Kenya to Get Covid-19 Vaccine by February - Health Ministry

  • An image of a Covid-19 vaccine
    A woman holds a small bottle labelled with a "Vaccine Covid-19" sticker taken on April 10, 2020.
    File
  • Kenyans can expect to have the Covid-19 vaccine by February according to Health PS Susan Mochache. 

    Speaking in Kisii, Mochache explained that in addition to the ongoing trials, the government was in talks with other countries on how to access the vaccines once they are ready for distribution. 

    She added that a vaccine was being tested by local researchers in collaboration with international experts. 

    An image of Susan Mochache
    Ministry of Health Principal Secretary Susan Mochache speaking at a past event.

    “We are moving on well with the testing of our own vaccination tests and soon, before the end of February, we shall have launched the jab,” she stated during her Worlds Aids Day address. 

    “We are moving on with the conversation and we are on the right path in drawing up a road map on the administration of the vaccine once it is launched,” PS Mochache added.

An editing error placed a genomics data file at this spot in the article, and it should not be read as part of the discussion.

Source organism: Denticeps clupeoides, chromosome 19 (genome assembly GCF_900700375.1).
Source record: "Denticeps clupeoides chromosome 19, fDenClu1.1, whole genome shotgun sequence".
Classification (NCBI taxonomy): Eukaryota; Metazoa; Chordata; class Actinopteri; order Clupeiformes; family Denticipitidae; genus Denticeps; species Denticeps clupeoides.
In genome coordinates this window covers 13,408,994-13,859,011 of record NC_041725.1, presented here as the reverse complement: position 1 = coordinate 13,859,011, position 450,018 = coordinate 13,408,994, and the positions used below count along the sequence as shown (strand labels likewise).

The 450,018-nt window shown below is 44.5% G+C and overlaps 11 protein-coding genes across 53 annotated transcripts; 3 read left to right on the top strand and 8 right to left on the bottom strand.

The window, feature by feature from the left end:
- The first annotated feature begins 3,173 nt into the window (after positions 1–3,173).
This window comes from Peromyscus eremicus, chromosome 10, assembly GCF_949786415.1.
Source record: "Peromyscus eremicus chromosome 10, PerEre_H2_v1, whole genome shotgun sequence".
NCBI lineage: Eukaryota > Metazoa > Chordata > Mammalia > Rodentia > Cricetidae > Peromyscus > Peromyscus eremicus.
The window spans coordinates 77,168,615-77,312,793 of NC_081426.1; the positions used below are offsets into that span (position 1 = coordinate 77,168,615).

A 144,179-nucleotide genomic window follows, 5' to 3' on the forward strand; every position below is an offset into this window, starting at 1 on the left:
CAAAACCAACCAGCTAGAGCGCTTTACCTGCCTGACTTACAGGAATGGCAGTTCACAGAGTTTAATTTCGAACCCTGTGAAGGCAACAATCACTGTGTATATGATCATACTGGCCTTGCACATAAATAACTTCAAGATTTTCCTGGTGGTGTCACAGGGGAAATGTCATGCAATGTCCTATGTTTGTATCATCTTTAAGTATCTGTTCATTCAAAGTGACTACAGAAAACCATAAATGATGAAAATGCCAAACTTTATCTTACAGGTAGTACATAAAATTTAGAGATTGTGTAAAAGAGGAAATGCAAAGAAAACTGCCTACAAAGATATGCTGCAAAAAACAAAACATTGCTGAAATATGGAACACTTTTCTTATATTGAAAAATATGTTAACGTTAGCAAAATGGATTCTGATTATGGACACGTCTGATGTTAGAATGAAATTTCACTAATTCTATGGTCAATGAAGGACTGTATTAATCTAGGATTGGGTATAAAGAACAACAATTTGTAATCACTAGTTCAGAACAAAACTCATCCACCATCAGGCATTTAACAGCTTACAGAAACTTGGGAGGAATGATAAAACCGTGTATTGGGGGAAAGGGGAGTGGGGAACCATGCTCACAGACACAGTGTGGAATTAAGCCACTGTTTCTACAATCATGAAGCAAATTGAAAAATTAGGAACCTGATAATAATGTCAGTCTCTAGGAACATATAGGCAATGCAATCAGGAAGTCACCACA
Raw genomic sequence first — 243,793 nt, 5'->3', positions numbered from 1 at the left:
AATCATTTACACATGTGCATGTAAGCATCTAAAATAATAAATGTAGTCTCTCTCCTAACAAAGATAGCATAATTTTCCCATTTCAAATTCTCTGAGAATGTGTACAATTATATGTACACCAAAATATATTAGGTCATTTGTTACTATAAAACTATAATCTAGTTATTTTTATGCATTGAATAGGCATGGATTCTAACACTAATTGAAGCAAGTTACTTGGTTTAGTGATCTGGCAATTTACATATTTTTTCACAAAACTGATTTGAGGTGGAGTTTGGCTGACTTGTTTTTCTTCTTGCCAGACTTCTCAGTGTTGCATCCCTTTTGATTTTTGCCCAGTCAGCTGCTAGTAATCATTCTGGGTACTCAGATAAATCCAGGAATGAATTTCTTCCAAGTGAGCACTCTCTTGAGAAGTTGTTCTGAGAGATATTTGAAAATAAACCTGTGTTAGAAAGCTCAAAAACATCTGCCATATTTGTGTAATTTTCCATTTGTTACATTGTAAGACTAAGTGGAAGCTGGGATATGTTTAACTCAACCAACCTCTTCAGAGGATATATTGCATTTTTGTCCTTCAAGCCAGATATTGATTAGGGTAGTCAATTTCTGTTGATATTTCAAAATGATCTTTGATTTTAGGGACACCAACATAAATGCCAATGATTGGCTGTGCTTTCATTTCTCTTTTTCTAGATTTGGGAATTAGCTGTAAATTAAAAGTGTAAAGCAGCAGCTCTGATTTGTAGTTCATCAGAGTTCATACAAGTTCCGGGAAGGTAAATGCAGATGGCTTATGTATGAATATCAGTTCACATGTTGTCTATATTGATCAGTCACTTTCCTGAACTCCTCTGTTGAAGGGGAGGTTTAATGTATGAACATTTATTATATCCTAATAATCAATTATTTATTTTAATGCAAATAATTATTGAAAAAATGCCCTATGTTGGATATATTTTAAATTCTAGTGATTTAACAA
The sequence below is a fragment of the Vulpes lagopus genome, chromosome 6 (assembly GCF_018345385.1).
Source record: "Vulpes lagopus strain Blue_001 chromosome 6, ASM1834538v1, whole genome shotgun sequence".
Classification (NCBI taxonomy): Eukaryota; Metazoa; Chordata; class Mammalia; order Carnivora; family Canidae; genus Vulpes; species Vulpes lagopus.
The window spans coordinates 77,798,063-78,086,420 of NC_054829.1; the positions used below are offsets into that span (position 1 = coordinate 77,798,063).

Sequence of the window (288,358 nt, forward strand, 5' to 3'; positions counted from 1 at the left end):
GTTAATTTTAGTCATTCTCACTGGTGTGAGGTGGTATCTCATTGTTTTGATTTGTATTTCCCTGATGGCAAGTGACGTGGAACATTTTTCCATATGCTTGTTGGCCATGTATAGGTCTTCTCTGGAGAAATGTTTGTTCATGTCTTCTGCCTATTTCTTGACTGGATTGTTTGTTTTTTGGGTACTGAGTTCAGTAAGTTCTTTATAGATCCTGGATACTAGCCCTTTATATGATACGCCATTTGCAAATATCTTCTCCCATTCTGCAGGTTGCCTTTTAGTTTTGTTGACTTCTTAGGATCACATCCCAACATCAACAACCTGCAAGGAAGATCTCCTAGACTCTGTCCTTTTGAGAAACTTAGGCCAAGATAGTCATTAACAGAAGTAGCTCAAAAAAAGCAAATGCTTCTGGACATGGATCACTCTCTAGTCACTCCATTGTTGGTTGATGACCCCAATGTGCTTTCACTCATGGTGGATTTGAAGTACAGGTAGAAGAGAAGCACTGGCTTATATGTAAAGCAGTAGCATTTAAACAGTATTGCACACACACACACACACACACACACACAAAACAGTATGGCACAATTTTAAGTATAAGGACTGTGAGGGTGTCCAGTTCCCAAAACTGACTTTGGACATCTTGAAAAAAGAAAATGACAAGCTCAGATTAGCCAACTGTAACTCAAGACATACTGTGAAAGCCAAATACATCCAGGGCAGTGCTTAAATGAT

Kenya is listed as one of the 192 countries searching for a vaccine under the Covax programme by the World Health Organisation. 

    President Uhuru Kenyatta had asked the National Emergency Response Committee to expand its mandate to include the vaccine. 

    The country has already started clinical trials through the Kenya Medical Research Institute (Kemri). 

    40 frontline healthcare workers from Kilifi were injected with the vaccine with 360 adult volunteers being targeted for the second phase in Mombasa County. 

    On December 3, the UK became the first country to authorise the rollout of the Pfizer/BioNTech's Covid-19 vaccine.

    Pfizer announced that a final analysis of the Phase 3 trial of the vaccine shows it was 95% effective in preventing infections, even in older adults, and caused no serious safety concerns.

    The announcement means the UK has vaulted past the United States and European Union in the race to approve a vaccine, months into a pandemic that has killed almost 1.5 million people worldwide.

    A scientist isolates wild poliovirus at the Kenya Medical Research Institute (KEMRI) in Nairobi on July 28, 2016.
    A scientist isolates wild poliovirus at the Kenya Medical Research Institute (KEMRI) in Nairobi on July 28, 2016.
    Daily Nation